Agency warns Aids could hit nation harder in future
The National Syndemic Diseases Control Council (NSDCC) has warned that HIV/Aids-related deaths are rising in the country.
Men and boys are the hardest hit, the council chief executive officer Ruth Masha revealed ahead of celebrations to mark the World Aids Day on Thursday.
She said for the first time, in more than a decade, the country has witnessed high number of Aids-related deaths.
“We have really worked well over the years to make sure people are on treatment and that they can live a full life, but last year, we saw an increase in Aids-related deaths especially among men and boys,” Dr Masha said in Machakos on Saturday.
She explained that this means that if Kenyans are not careful, then there is likely to be a resurgence of Aids.
“For this reason, we want people living with HIV to be more healthier and be able to participate in the economic development of the country,” she said during a pre-World Aids Day media sensitisation meeting co-hosted with the Media Council of Kenya.
She called on Kenyans to come out in large numbers during the commemoration of World Aids Day to learn more about HIV.
“In 38 years now we have science, tools that sometimes we didn’t know about for example the Pre-exposure Prophylaxis (Prep) for people who are at risk of HIV that was not there before. We have other emerging scientific ways, so that people can protect themselves,” Masha noted.
Further, she called on Kenyans to learn as much as possible about Aids and the new science focused information.
“The face of Aids is seen through the Aids-related deaths. If you go to Mbagathi hospital, you will understand what this means. So, yes, we are indeed trending on a dangerous path, that an increase in deaths is not a good thing for the response,” she added.
A UNAIDS report released in July this year prominently indicated that, the number of new infections dropped only 3.6 per cent between 2020 and 2021, the smallest annual decline in new HIV infections since 2016.
Just like Samburu county, a non-traditional HIV zone, where the Council revealed that new infections have increased by 50 per cent, the UNAIDS data now shows new HIV infections are rising where they had been falling.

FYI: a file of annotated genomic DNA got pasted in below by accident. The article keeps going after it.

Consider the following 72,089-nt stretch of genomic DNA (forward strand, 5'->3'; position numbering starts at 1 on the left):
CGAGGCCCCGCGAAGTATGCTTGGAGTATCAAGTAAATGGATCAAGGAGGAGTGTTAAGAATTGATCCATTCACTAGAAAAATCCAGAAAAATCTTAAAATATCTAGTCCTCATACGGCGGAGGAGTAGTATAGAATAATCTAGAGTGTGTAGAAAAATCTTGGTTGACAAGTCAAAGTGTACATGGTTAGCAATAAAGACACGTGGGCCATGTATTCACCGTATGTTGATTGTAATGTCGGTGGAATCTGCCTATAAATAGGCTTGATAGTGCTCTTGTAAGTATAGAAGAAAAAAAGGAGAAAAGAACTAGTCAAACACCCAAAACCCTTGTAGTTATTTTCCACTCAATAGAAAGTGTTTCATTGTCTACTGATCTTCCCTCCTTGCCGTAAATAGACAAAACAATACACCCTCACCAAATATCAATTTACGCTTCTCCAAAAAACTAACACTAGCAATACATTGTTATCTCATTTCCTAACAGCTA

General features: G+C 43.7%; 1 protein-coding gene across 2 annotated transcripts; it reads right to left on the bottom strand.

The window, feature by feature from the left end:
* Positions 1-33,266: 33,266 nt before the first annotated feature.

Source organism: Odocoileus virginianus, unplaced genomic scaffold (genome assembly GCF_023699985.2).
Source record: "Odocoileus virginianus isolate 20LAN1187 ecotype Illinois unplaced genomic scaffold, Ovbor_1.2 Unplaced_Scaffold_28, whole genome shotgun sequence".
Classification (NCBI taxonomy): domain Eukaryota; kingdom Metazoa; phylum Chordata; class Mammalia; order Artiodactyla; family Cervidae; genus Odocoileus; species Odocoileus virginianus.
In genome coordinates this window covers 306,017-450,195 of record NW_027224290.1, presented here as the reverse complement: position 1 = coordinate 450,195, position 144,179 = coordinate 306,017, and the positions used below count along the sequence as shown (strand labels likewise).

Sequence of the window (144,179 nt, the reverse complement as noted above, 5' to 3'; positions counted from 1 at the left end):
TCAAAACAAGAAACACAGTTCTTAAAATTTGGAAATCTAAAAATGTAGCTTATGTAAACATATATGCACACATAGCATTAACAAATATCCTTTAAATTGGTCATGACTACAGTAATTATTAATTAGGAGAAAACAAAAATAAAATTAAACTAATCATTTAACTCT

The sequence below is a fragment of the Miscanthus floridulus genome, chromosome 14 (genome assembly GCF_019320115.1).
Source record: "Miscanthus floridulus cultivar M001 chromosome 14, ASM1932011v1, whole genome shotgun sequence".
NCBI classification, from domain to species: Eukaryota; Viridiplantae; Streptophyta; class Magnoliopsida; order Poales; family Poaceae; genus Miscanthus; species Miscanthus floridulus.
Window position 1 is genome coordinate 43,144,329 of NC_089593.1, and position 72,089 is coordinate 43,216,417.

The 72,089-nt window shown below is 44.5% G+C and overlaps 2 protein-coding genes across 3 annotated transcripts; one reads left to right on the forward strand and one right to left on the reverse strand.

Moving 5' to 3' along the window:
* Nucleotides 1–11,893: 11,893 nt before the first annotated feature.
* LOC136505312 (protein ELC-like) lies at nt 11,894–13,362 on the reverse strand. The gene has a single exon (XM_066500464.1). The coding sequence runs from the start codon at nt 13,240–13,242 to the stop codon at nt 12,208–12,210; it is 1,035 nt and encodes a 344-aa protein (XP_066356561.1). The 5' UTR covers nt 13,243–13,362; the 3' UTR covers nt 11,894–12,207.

“Climbing infections in these regions are alarming,” the report stated. According to the report, in eastern and southern Africa rapid progress from previous years significantly slowed in 2021.
“The data shows the global Aids response in severe danger. If we are not making rapid progress, then we are losing ground, as the pandemic thrives amidst Covid-19, mass displacement and other crises. Let us remember the millions of preventable deaths we are trying to stop,” said UNAIDS Executive Director Winnie Byanyima.
According to Masha, Kenya is, however, doing well in adherence for People Living with HIV (PLHIV), the challenge though is a population among children, adolescents and men.
“We are doing well as far as women are concerned and also on average, but when you start looking on the data to some populations, you realise there’s a challenge,” she noted.
In a presentation, the council’s head of Monitoring and Evaluation, Joshua Gitonga, said in every one hour, four people are infected with HIV, while 95 are getting infected daily, and 40 per cent are young people.
“Among these numbers, more men seem to be dying,” he said and called for heightened advocacy and communication about Aids.